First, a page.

The Applicants also referred to the Dutch Sigma-Tau Decision. That was a decision of the Dutch Patent Office nullifying a rejection under Article 3(c) of an application for an SPC by Sigma-Tau on the basis that the Wellcome Foundation already had an SPC on the product. The UK Patent Office is not bound by the decisions of other patent offices, and these are taken into account. In the Sigma-Tau case, in contrast to the application being considered by the Hearing Officer, applications for SPCs were co-pending.

Finally, the Hearing Officer affected by the Advocate General's comment that a restriction of supplementary protection to just one patent in each Member State would almost certainly result in the fragmentation of the market.


Hearing Officer's conclusions

Taking all of these factors into account (recitals, Advocate-General's comments on the meaning of 3(c), and fragmentation of the market, Sigma-Tau decision) and despite the ECJ's comment in Biogen that "under Article 3(c) of the Regulation…only one certificate may be granted for each basic patent", the Hearing Officer concluded that "It makes no sense to impose an arbitrary rule that certificates could only be granted to more than one applicant if the corresponding applications were co-pending….such an arbitrary rule sits ill with the general principle of legal equity mentioned by Advocate General Fennelly.. [there is] no justification for rejecting the application on the grounds of a Supplementary Protection Certificate having already been granted to the same product, but to a different patent holder when the application was lodged. On the contrary, it seems to me that to reject the application in these circumstances will run contrary to the purpose of the Medicinal Products Regulation, when viewed in the light of Biogen…It is necessary to consider how [Article 3(c)] impinges on application such as the present one, filed after an earlier application for the same product had been granted".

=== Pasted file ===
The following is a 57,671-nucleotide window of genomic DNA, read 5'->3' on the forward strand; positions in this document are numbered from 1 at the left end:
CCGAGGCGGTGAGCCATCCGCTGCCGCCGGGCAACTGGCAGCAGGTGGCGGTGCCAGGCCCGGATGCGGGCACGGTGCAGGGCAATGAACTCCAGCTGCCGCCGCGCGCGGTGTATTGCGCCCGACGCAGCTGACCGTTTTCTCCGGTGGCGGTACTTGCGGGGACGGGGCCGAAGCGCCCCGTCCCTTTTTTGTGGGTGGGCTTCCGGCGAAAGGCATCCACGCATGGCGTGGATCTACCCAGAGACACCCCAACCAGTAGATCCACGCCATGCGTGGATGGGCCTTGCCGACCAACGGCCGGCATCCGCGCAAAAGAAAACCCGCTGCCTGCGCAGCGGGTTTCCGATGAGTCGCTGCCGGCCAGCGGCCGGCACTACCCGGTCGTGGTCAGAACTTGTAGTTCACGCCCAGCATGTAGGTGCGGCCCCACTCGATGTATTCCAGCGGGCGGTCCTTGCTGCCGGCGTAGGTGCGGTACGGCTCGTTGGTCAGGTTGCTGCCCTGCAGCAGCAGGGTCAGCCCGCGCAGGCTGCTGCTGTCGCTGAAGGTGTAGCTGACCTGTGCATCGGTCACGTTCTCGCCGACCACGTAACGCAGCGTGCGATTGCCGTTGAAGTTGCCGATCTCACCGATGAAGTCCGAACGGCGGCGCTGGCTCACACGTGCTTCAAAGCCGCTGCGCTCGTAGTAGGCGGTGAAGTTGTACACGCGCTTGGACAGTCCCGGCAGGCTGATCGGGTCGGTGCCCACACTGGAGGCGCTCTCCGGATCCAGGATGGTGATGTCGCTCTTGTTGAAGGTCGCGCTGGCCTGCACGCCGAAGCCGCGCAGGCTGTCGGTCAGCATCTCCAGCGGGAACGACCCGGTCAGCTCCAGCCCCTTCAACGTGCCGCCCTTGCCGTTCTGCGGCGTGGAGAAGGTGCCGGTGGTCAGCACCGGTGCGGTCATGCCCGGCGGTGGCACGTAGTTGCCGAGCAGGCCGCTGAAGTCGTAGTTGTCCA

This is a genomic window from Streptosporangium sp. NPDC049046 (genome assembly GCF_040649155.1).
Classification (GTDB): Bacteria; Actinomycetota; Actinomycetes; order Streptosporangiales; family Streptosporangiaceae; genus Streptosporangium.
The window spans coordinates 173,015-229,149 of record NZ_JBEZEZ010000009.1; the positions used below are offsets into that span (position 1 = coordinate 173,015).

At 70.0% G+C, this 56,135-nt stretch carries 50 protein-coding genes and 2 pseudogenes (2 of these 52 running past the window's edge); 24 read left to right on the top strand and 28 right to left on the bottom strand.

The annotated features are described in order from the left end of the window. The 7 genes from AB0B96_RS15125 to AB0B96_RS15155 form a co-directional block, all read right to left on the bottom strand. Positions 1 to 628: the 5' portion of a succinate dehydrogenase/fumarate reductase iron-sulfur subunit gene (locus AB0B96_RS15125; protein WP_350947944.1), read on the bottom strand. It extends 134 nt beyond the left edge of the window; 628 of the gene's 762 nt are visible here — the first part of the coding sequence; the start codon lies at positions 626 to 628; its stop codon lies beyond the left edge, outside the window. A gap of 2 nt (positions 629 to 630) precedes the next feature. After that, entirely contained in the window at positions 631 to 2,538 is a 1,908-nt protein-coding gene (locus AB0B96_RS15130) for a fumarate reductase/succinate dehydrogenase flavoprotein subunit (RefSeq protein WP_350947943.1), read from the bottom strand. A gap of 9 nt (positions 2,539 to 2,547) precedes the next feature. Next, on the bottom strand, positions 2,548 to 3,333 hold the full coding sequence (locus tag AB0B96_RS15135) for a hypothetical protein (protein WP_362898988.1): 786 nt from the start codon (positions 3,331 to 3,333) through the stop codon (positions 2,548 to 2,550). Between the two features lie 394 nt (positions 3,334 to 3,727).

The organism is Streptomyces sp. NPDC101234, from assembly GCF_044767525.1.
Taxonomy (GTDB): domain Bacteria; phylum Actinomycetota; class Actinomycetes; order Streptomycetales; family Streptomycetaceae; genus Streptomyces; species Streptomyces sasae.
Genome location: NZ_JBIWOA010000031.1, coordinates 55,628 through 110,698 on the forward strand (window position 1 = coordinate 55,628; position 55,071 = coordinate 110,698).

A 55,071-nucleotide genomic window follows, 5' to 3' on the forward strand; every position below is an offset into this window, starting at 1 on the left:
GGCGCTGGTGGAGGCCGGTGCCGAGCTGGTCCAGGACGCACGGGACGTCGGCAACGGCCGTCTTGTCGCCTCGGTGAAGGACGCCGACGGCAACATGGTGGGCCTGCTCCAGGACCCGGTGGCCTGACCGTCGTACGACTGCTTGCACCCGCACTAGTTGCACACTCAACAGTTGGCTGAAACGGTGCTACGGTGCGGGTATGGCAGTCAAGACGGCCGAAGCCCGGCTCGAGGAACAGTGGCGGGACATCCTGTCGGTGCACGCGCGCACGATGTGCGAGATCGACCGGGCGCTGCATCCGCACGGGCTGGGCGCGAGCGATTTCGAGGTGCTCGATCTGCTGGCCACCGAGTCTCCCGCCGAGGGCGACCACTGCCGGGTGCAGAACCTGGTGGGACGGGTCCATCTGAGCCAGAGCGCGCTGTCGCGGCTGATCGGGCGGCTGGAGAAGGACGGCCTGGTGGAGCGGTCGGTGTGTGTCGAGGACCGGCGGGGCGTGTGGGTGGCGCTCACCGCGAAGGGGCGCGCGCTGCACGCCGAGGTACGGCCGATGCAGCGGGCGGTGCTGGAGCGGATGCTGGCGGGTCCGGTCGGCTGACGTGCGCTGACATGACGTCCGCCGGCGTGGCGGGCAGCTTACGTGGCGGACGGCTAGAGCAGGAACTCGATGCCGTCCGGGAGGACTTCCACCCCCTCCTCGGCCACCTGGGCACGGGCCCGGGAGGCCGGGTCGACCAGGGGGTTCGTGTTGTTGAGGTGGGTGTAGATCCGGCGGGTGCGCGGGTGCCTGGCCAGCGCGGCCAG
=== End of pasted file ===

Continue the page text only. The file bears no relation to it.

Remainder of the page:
The Hearing Officer stated "I take the view that the ECJ intended that it is not permissible for one and the same patent holder to multiply extend the protection for a medicinal product over time by obtaining successive certificates… All holders of basic patents may be granted a Supplementary Protection Certificate, but only one certificate may be granted for that product to each…..The duration of a Supplementary Protection Certificate should be such as to provide adequate effective protection….it would be unacceptable…for this duration for one and the same medicinal product to be exceeded. Therefore, it should be possible for all patent holders to benefit from supplementary protection of the same product, but the balance between the interests concerned should not be taken too far towards patent holders by allowing them to muliply extend their protection for the product over time by obtaining successive certificates".

Generic Companies take note

The Hearing Officer's decision makes rather heavy reading. Clearly, it extends the monopoly afforded to ReFacto. Generic versions of ReFacto will not be able to be marketed until the Applicants' SPC expires, notwithstanding the expiry of the SPCs granted in respect of basic patents granted to Genetics Institute and Kabivitrum. Generic versions of the products sold by Genetics Institute and Kabivitrum should be abGle to be marketed. I have no idea of the differences between the products or the basic patents protecting them, and whether, in practise, the distinction is clear. I think that the decision of the Hearing Officer in this case is probably correct. It does re-enforce the fact that generic companies must be extremely careful in deciding whether or not they are free to market a product. They must check basic patents and SPCs granted to all of those selling products containing a particular active ingredient. It is not enough to assume that they are free to market if the SPC of one party selling the product has already expired.

If you have any questions concerning this decision, I would be happy to consider them.

Anna McKay, August 2005